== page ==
I have recently completed some research on a group of people I was part of a church with in the 1990s. The research focussed on what had happened to their perspective on the Christian faith in the intervening 20 years.
Below is an introduction to the research and at the end there are links to a summary of the responses and an article reflecting on the findings, Community, conviction and complexity.
My experience of the church
In 1996 I started attending a church which had been planted by the local Church of England Parish into a former pub in central North London a couple of years before.
From its start, the congregation grew steadily and at Sunday evening services there was often a congregation of between 50-60 people, many of whom were in their 20s and had moved into the area after studying. The church’s mission was ‘to make and mature disciples of Jesus’ and the church had a specific emphasis on engaging the creative arts. There was also a priority placed on strong bible teaching, every member using their gifts and being a community of friendship and grace.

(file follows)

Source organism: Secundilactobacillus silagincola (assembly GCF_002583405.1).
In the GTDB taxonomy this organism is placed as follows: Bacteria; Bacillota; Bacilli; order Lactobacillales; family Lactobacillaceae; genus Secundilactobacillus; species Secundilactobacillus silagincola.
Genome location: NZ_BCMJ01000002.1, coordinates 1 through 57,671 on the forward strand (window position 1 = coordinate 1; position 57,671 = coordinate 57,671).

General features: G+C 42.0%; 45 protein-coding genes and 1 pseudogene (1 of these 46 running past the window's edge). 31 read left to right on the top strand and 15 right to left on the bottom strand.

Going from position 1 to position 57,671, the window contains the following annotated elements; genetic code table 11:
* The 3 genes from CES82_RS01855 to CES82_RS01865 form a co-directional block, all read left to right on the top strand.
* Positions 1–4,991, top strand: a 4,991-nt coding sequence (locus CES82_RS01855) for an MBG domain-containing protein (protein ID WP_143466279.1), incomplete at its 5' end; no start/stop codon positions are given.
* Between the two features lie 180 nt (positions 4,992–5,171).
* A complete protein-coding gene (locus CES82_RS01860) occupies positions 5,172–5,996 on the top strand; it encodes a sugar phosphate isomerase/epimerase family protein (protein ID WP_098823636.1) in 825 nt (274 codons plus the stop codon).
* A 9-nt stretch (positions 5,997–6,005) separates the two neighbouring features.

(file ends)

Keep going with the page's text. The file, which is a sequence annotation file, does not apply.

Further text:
Vibrancy and authenticity
I loved being a part of this church. There was a vibrancy and authenticity in the church. The congregation was mainly people around my age and in a similar stage of life alongside a number of older and more vulnerable people. I attended services with expectation and excitement. My faith was enriched by the worship and teaching, and I enjoyed going to pub after services, church weekends away and playing in the church football team.